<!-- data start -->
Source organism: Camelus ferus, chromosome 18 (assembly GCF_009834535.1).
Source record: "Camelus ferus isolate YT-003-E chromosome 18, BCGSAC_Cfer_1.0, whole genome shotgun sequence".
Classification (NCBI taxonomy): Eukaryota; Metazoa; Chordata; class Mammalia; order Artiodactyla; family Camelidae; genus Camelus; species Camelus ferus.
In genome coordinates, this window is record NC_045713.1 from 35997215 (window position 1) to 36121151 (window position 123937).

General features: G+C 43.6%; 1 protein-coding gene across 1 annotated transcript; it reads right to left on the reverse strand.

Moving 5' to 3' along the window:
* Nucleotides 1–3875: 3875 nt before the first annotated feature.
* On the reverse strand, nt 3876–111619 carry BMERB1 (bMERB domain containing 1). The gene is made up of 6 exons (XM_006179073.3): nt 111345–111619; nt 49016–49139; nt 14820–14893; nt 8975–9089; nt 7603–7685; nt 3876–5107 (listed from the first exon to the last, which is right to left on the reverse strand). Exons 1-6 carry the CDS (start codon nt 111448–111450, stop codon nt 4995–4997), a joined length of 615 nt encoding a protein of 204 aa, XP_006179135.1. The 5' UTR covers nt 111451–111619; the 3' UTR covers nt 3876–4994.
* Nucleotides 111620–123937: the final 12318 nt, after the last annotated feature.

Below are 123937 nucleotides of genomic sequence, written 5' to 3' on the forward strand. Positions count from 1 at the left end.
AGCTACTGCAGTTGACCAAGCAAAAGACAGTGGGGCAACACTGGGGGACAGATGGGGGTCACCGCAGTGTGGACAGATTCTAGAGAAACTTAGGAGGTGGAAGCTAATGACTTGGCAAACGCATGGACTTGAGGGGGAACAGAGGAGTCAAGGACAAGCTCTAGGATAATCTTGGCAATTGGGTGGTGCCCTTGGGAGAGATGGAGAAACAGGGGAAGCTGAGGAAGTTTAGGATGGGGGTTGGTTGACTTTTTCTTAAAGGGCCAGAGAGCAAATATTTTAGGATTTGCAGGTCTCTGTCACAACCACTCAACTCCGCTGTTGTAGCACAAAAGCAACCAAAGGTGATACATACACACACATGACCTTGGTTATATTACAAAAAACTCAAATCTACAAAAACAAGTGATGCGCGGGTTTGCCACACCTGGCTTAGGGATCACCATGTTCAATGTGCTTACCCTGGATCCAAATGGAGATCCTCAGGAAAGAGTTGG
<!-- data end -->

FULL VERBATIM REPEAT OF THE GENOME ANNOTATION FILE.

Source organism: Camelus ferus, chromosome 18 (assembly GCF_009834535.1).
Source record: "Camelus ferus isolate YT-003-E chromosome 18, BCGSAC_Cfer_1.0, whole genome shotgun sequence".
Classification (NCBI taxonomy): Eukaryota; Metazoa; Chordata; class Mammalia; order Artiodactyla; family Camelidae; genus Camelus; species Camelus ferus.
In genome coordinates, this window is record NC_045713.1 from 35997215 (window position 1) to 36121151 (window position 123937).

General features: G+C 43.6%; 1 protein-coding gene across 1 annotated transcript; it reads right to left on the reverse strand.

Moving 5' to 3' along the window:
* Nucleotides 1–3875: 3875 nt before the first annotated feature.
* On the reverse strand, nt 3876–111619 carry BMERB1 (bMERB domain containing 1). The gene is made up of 6 exons (XM_006179073.3): nt 111345–111619; nt 49016–49139; nt 14820–14893; nt 8975–9089; nt 7603–7685; nt 3876–5107 (listed from the first exon to the last, which is right to left on the reverse strand). Exons 1-6 carry the CDS (start codon nt 111448–111450, stop codon nt 4995–4997), a joined length of 615 nt encoding a protein of 204 aa, XP_006179135.1. The 5' UTR covers nt 111451–111619; the 3' UTR covers nt 3876–4994.
* Nucleotides 111620–123937: the final 12318 nt, after the last annotated feature.

Below are 123937 nucleotides of genomic sequence, written 5' to 3' on the forward strand. Positions count from 1 at the left end.
AGCTACTGCAGTTGACCAAGCAAAAGACAGTGGGGCAACACTGGGGGACAGATGGGGGTCACCGCAGTGTGGACAGATTCTAGAGAAACTTAGGAGGTGGAAGCTAATGACTTGGCAAACGCATGGACTTGAGGGGGAACAGAGGAGTCAAGGACAAGCTCTAGGATAATCTTGGCAATTGGGTGGTGCCCTTGGGAGAGATGGAGAAACAGGGGAAGCTGAGGAAGTTTAGGATGGGGGTTGGTTGACTTTTTCTTAAAGGGCCAGAGAGCAAATATTTTAGGATTTGCAGGTCTCTGTCACAACCACTCAACTCCGCTGTTGTAGCACAAAAGCAACCAAAGGTGATACATACACACACATGACCTTGGTTATATTACAAAAAACTCAAATCTACAAAAACAAGTGATGCGCGGGTTTGCCACACCTGGCTTAGGGATCACCATGTTCAATGTGCTTACCCTGGATCCAAATGGAGATCCTCAGGAAAGAGTTGG